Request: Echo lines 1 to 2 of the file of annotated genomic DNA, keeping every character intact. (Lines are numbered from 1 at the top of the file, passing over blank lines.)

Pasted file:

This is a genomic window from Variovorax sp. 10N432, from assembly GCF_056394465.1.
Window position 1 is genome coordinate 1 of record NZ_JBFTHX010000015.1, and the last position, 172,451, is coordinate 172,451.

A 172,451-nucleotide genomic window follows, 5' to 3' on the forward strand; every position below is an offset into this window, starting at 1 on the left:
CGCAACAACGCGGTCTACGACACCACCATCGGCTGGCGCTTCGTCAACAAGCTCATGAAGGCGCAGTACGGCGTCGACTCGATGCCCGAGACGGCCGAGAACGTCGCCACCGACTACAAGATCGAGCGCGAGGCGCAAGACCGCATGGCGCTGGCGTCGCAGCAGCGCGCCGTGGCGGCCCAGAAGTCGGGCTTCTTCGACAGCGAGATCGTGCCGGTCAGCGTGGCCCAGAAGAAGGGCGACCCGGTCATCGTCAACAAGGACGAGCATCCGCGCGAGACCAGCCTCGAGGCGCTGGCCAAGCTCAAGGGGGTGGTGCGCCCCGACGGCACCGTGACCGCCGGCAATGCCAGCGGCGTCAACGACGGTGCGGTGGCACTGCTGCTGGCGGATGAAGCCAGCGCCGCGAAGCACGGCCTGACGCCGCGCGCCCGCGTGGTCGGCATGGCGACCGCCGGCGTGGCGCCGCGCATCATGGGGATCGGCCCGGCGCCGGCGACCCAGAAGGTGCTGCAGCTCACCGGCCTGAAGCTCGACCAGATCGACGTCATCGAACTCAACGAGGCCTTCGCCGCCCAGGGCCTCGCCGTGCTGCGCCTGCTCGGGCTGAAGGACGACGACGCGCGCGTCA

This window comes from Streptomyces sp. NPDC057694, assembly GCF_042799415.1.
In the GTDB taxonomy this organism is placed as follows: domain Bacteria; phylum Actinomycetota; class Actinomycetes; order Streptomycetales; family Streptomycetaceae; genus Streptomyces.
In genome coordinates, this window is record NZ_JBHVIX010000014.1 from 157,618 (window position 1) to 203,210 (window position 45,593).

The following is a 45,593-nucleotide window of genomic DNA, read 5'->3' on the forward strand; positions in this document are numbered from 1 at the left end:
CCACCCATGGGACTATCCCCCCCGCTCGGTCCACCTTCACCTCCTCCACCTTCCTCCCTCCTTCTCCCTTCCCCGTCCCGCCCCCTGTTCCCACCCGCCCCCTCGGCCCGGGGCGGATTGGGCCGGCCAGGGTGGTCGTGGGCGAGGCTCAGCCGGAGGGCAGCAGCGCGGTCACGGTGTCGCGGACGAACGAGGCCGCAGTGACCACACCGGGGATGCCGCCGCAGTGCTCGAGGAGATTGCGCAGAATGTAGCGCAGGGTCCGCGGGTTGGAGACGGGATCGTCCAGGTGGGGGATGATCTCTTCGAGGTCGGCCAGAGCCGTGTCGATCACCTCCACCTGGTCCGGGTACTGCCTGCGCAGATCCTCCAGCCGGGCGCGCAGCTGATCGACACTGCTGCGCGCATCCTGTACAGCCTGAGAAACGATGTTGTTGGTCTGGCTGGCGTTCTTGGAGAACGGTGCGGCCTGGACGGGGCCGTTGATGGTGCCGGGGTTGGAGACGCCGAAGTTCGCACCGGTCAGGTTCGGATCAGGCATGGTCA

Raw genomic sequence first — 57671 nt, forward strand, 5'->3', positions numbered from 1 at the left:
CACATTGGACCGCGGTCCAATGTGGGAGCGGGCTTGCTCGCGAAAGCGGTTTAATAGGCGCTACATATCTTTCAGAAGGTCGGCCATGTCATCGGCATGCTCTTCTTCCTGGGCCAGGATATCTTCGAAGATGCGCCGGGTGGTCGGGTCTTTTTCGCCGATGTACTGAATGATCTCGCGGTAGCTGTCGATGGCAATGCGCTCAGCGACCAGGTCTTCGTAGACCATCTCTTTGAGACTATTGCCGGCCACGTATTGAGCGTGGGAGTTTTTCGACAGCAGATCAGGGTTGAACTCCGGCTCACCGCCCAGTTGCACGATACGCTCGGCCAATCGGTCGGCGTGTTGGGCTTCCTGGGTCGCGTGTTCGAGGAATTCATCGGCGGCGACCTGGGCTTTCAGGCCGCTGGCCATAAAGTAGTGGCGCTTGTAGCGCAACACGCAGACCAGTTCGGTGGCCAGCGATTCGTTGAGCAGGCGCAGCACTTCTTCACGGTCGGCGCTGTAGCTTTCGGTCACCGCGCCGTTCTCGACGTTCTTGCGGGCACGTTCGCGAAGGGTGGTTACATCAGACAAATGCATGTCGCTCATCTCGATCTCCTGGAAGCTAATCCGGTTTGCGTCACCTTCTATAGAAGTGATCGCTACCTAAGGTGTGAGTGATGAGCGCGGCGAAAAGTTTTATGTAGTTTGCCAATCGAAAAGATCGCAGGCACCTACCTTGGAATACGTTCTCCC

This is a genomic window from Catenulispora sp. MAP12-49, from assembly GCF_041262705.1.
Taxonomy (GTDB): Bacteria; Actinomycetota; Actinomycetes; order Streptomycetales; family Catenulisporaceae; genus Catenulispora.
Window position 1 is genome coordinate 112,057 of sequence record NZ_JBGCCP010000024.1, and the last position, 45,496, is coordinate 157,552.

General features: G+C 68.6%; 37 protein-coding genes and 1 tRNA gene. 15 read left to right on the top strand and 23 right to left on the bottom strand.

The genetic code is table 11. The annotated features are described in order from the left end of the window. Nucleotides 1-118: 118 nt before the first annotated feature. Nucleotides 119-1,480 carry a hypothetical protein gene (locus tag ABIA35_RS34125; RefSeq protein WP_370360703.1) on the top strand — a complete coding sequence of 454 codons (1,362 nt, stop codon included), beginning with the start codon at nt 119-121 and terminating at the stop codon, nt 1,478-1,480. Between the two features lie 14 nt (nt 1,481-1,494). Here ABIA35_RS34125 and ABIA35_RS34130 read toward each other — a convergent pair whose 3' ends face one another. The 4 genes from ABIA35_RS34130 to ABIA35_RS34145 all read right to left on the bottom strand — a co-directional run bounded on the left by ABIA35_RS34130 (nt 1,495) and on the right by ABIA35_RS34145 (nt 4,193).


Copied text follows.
This is a genomic window from Variovorax sp. 10N432, from assembly GCF_056394465.1.
Window position 1 is genome coordinate 1 of record NZ_JBFTHX010000015.1, and the last position, 172,451, is coordinate 172,451.